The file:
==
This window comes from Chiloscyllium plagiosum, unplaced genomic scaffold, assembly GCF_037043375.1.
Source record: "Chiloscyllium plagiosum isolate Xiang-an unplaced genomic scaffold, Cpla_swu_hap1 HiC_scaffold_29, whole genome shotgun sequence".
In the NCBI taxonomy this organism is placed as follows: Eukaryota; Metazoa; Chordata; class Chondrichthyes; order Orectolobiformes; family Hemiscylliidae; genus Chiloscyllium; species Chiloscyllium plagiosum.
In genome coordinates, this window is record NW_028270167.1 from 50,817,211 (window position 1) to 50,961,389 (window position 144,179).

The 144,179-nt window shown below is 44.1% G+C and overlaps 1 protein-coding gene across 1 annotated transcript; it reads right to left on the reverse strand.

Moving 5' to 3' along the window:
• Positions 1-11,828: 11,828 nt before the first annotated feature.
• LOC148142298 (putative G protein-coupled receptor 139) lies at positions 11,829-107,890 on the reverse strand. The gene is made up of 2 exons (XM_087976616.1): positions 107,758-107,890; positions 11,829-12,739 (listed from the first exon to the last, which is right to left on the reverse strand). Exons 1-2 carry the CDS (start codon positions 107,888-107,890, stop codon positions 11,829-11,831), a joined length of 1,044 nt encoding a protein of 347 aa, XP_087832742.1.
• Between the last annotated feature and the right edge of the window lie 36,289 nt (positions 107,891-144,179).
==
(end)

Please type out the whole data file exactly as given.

This window comes from Chiloscyllium plagiosum, unplaced genomic scaffold, assembly GCF_037043375.1.
Source record: "Chiloscyllium plagiosum isolate Xiang-an unplaced genomic scaffold, Cpla_swu_hap1 HiC_scaffold_29, whole genome shotgun sequence".
In the NCBI taxonomy this organism is placed as follows: Eukaryota; Metazoa; Chordata; class Chondrichthyes; order Orectolobiformes; family Hemiscylliidae; genus Chiloscyllium; species Chiloscyllium plagiosum.
In genome coordinates, this window is record NW_028270167.1 from 50,817,211 (window position 1) to 50,961,389 (window position 144,179).

The 144,179-nt window shown below is 44.1% G+C and overlaps 1 protein-coding gene across 1 annotated transcript; it reads right to left on the reverse strand.

Moving 5' to 3' along the window:
• Positions 1-11,828: 11,828 nt before the first annotated feature.
• LOC148142298 (putative G protein-coupled receptor 139) lies at positions 11,829-107,890 on the reverse strand. The gene is made up of 2 exons (XM_087976616.1): positions 107,758-107,890; positions 11,829-12,739 (listed from the first exon to the last, which is right to left on the reverse strand). Exons 1-2 carry the CDS (start codon positions 107,888-107,890, stop codon positions 11,829-11,831), a joined length of 1,044 nt encoding a protein of 347 aa, XP_087832742.1.
• Between the last annotated feature and the right edge of the window lie 36,289 nt (positions 107,891-144,179).